The Protea Hotel by Marriot Cape Town at Victoria Junction has become the latest victim of COVID-19. The iconic hotel has been forced to shut its doors by owner, Tsogo Sun. The group’s gambling arm, Tsogo Sun Gaming, runs many top hotels and casinos in South Africa, including Johannesburg’s MonteCasino and Gold Reef City, and Mykonos in the Cape.
According to area VP of Marriott International for the sub-Saharan region, Volker Heiden, the hotel will no longer be managed by Marriott International, and it will not form part of the Protea Hotels by Marriott brand. Instead, it has been handed back to the Tsogo Sun owned HPF Properties, who originally leased the property to Marriott.
Speaking about the unfortunate closure of the hotel, Tsogo Sun’s CEO, Marcel von Aulock, said that “it is expected” that the group will take the hotel in-house and reopen it in due course. However, his comments sounded vague, with no exact confirmation or timeline of the plan given.
Volker Heiden told News24 that the impact of COVID19 on the local and global industries was “unprecedented”.
“Travel restrictions and social distancing efforts around the world have resulted in weaker demand and economic uncertainty,” he said. “Due to the financial impact of the situation and having explored the relevant avenues available to us, we must shut the doors at Protea Hotel by Marriott Cape Town Victoria Junction.”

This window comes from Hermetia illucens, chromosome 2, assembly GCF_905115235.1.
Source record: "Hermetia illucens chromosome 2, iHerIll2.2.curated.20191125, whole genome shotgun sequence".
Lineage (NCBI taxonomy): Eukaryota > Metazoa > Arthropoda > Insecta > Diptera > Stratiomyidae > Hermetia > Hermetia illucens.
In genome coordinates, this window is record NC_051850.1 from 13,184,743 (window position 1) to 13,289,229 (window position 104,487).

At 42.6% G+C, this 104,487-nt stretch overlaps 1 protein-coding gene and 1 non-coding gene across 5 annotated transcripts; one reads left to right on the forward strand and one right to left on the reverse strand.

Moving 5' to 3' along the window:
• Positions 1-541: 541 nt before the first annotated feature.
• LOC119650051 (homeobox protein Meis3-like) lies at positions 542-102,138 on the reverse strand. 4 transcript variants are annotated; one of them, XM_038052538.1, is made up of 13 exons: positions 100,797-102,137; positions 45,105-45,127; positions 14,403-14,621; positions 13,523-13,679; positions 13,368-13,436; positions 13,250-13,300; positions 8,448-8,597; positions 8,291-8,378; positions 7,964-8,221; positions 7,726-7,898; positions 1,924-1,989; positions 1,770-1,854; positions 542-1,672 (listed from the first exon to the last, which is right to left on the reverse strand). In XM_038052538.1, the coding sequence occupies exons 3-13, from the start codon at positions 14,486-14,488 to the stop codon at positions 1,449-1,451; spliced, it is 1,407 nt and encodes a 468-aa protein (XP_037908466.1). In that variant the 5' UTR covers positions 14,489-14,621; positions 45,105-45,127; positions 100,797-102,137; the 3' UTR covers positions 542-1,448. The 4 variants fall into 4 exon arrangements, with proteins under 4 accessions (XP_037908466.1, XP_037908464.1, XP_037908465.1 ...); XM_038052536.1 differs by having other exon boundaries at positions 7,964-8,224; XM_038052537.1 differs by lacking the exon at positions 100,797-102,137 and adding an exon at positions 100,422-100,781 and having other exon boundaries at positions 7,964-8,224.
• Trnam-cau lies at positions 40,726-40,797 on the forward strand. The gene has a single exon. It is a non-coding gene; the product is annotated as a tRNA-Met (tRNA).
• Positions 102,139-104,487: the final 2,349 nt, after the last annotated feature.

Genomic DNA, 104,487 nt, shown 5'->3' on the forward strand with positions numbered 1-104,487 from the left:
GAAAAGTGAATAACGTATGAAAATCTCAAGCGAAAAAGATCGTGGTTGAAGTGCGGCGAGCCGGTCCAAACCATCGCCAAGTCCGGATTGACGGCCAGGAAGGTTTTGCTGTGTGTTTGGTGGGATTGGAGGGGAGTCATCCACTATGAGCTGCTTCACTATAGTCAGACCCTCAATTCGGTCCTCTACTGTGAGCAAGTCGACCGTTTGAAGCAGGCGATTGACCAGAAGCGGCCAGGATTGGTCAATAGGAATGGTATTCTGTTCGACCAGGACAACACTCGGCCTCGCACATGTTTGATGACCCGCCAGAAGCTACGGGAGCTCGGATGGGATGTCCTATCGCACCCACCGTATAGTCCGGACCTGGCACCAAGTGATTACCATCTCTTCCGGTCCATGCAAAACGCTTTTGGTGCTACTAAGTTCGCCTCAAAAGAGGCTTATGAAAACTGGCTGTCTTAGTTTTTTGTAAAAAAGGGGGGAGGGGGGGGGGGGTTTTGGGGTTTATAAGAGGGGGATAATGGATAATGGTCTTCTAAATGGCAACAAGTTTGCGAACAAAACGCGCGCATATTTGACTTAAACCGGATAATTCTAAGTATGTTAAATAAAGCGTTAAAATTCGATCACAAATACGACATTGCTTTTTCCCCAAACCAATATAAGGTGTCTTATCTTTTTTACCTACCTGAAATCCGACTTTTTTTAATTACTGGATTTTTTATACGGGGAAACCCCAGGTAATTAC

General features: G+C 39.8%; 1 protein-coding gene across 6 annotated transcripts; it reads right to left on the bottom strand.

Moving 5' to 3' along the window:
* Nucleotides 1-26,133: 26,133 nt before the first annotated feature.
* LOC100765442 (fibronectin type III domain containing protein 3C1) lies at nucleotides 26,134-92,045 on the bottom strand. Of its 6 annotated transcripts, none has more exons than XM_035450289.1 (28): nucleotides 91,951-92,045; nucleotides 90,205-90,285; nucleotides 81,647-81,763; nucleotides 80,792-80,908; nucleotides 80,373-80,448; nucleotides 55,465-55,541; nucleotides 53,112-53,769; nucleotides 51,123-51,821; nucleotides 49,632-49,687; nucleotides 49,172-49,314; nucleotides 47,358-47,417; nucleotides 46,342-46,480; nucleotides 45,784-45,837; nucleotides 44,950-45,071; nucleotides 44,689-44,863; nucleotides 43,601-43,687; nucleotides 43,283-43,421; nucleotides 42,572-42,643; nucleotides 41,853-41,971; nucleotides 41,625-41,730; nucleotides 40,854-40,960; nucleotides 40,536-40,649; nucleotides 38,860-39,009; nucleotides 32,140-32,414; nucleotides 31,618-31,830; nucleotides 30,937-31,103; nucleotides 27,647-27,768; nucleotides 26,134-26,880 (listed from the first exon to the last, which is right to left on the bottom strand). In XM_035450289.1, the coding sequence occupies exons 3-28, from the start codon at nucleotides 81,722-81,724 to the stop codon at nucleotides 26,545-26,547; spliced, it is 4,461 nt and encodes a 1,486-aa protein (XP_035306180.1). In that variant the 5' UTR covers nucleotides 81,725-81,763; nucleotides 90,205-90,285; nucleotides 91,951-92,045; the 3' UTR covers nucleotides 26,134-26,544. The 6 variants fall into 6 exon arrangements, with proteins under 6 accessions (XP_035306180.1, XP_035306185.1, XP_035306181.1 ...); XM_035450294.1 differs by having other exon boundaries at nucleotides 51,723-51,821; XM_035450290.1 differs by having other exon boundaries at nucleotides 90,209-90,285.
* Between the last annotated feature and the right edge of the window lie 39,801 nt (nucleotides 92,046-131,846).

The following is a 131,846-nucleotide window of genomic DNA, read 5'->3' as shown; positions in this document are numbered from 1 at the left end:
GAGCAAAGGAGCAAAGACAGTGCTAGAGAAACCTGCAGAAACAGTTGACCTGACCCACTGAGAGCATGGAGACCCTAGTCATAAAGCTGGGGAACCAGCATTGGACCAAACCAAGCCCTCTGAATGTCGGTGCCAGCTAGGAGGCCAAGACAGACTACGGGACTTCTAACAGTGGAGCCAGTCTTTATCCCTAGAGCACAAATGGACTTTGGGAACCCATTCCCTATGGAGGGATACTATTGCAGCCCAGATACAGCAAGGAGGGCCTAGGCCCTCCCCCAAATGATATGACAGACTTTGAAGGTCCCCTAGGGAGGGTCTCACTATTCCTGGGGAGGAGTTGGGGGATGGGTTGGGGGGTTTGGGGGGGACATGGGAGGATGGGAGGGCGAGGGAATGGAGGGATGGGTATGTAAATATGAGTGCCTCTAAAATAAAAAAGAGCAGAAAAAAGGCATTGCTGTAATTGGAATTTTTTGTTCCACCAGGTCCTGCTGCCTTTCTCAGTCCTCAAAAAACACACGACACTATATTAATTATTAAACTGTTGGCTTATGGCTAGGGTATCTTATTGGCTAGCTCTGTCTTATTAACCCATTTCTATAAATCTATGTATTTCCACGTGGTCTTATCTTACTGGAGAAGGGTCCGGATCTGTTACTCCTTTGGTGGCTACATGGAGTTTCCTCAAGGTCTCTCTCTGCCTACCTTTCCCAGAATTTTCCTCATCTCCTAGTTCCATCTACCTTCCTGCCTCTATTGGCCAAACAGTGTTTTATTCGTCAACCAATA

“These are indeed challenging times, and our thoughts are with the associates impacted by this decision. We value their hard work and dedication over the years and thank them for their service,” he added.
Industry analysts say that although the hotel was very popular among tourists due to its convenient location and proximity to the V&W Waterfront and the City Bowl area, it simply couldn’t survive the effects of continued lockdowns and travel restrictions. International flight and travel bans were imposed on the country, coupled with provincial border closures and beach bans. As a result, fewer local and international tourists travelled to the Mother City, and tourism suffered greatly.
Last year, one of the Hilton hotels in Cape Town was forced to shut down – another casualty of the pandemic.
In the meantime, South Africa’s hotel and casino industries are pinning high hopes on the upcoming December season andbelieve that the saving grace will come from domestic tourism.
Last year this time, South Africa was heading into a period of rising pandemic numbers, which resulted in multiple beach closures throughout the country, early curfews and a booze ban. For some time, casinos and other public places had to close altogether, literally wiping out income and devasting the tourismand leisure sector.
This year, stakeholders are hoping for a far brighter outcome in the summer months. South Africa experienced a last third wave in the winter, and the sectors are hopeful that this will translate into a greatly reduced fourth wave in the coming months. The effects of a ramped-up vaccination campaign have also already been felt.